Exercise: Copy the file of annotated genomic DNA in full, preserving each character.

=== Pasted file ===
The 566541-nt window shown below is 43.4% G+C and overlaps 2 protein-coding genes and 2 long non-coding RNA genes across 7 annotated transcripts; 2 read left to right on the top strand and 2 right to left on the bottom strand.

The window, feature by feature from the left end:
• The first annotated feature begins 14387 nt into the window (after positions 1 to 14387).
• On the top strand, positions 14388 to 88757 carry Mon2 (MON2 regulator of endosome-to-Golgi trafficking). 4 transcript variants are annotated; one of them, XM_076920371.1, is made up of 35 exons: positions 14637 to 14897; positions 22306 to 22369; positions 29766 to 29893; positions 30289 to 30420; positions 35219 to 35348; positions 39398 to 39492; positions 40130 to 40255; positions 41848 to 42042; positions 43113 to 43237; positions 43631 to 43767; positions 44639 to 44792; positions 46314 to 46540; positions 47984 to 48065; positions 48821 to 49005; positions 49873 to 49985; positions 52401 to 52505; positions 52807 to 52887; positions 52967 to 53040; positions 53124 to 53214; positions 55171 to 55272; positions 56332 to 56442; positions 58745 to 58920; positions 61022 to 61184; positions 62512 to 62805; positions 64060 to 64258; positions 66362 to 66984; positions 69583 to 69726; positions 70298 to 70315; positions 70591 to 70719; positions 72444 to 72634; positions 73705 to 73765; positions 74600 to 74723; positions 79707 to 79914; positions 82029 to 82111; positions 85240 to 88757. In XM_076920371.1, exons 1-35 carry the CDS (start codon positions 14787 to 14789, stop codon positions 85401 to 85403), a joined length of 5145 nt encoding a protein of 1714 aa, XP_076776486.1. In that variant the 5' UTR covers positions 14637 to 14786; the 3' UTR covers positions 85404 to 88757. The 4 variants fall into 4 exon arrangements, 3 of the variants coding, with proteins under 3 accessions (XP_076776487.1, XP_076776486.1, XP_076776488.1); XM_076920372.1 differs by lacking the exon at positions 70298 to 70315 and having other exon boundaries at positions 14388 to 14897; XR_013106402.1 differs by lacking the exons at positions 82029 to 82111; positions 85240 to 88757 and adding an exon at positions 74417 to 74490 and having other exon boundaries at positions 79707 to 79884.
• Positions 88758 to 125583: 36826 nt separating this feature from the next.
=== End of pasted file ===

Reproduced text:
The 566541-nt window shown below is 43.4% G+C and overlaps 2 protein-coding genes and 2 long non-coding RNA genes across 7 annotated transcripts; 2 read left to right on the top strand and 2 right to left on the bottom strand.

The window, feature by feature from the left end:
• The first annotated feature begins 14387 nt into the window (after positions 1 to 14387).
• On the top strand, positions 14388 to 88757 carry Mon2 (MON2 regulator of endosome-to-Golgi trafficking). 4 transcript variants are annotated; one of them, XM_076920371.1, is made up of 35 exons: positions 14637 to 14897; positions 22306 to 22369; positions 29766 to 29893; positions 30289 to 30420; positions 35219 to 35348; positions 39398 to 39492; positions 40130 to 40255; positions 41848 to 42042; positions 43113 to 43237; positions 43631 to 43767; positions 44639 to 44792; positions 46314 to 46540; positions 47984 to 48065; positions 48821 to 49005; positions 49873 to 49985; positions 52401 to 52505; positions 52807 to 52887; positions 52967 to 53040; positions 53124 to 53214; positions 55171 to 55272; positions 56332 to 56442; positions 58745 to 58920; positions 61022 to 61184; positions 62512 to 62805; positions 64060 to 64258; positions 66362 to 66984; positions 69583 to 69726; positions 70298 to 70315; positions 70591 to 70719; positions 72444 to 72634; positions 73705 to 73765; positions 74600 to 74723; positions 79707 to 79914; positions 82029 to 82111; positions 85240 to 88757. In XM_076920371.1, exons 1-35 carry the CDS (start codon positions 14787 to 14789, stop codon positions 85401 to 85403), a joined length of 5145 nt encoding a protein of 1714 aa, XP_076776486.1. In that variant the 5' UTR covers positions 14637 to 14786; the 3' UTR covers positions 85404 to 88757. The 4 variants fall into 4 exon arrangements, 3 of the variants coding, with proteins under 3 accessions (XP_076776487.1, XP_076776486.1, XP_076776488.1); XM_076920372.1 differs by lacking the exon at positions 70298 to 70315 and having other exon boundaries at positions 14388 to 14897; XR_013106402.1 differs by lacking the exons at positions 82029 to 82111; positions 85240 to 88757 and adding an exon at positions 74417 to 74490 and having other exon boundaries at positions 79707 to 79884.
• Positions 88758 to 125583: 36826 nt separating this feature from the next.